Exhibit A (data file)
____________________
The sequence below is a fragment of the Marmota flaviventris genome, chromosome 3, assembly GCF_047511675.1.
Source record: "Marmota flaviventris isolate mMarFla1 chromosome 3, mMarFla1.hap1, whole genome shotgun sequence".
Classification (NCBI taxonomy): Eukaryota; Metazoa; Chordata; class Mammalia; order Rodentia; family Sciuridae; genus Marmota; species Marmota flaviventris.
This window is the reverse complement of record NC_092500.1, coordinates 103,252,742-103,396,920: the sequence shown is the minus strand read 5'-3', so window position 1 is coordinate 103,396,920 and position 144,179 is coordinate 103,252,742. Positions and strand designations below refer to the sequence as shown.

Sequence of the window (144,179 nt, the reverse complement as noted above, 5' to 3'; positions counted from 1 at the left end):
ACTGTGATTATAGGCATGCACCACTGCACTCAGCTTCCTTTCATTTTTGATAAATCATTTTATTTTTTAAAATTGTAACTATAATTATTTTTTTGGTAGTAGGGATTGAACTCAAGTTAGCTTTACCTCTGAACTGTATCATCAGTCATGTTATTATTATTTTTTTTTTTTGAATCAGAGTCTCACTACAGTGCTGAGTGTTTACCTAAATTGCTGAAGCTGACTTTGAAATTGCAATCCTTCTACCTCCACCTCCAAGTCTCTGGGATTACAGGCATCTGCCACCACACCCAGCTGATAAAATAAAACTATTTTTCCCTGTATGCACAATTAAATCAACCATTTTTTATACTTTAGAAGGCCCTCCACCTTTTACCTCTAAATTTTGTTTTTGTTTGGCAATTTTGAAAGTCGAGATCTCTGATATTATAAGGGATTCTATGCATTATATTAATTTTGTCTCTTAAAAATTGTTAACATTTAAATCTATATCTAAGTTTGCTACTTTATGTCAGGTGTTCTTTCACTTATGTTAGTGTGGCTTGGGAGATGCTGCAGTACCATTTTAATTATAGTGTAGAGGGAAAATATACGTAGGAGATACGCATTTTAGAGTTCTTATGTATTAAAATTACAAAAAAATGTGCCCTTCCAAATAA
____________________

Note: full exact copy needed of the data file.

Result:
The sequence below is a fragment of the Marmota flaviventris genome, chromosome 3, assembly GCF_047511675.1.
Source record: "Marmota flaviventris isolate mMarFla1 chromosome 3, mMarFla1.hap1, whole genome shotgun sequence".
Classification (NCBI taxonomy): Eukaryota; Metazoa; Chordata; class Mammalia; order Rodentia; family Sciuridae; genus Marmota; species Marmota flaviventris.
This window is the reverse complement of record NC_092500.1, coordinates 103,252,742-103,396,920: the sequence shown is the minus strand read 5'-3', so window position 1 is coordinate 103,396,920 and position 144,179 is coordinate 103,252,742. Positions and strand designations below refer to the sequence as shown.

Sequence of the window (144,179 nt, the reverse complement as noted above, 5' to 3'; positions counted from 1 at the left end):
ACTGTGATTATAGGCATGCACCACTGCACTCAGCTTCCTTTCATTTTTGATAAATCATTTTATTTTTTAAAATTGTAACTATAATTATTTTTTTGGTAGTAGGGATTGAACTCAAGTTAGCTTTACCTCTGAACTGTATCATCAGTCATGTTATTATTATTTTTTTTTTTTGAATCAGAGTCTCACTACAGTGCTGAGTGTTTACCTAAATTGCTGAAGCTGACTTTGAAATTGCAATCCTTCTACCTCCACCTCCAAGTCTCTGGGATTACAGGCATCTGCCACCACACCCAGCTGATAAAATAAAACTATTTTTCCCTGTATGCACAATTAAATCAACCATTTTTTATACTTTAGAAGGCCCTCCACCTTTTACCTCTAAATTTTGTTTTTGTTTGGCAATTTTGAAAGTCGAGATCTCTGATATTATAAGGGATTCTATGCATTATATTAATTTTGTCTCTTAAAAATTGTTAACATTTAAATCTATATCTAAGTTTGCTACTTTATGTCAGGTGTTCTTTCACTTATGTTAGTGTGGCTTGGGAGATGCTGCAGTACCATTTTAATTATAGTGTAGAGGGAAAATATACGTAGGAGATACGCATTTTAGAGTTCTTATGTATTAAAATTACAAAAAAATGTGCCCTTCCAAATAA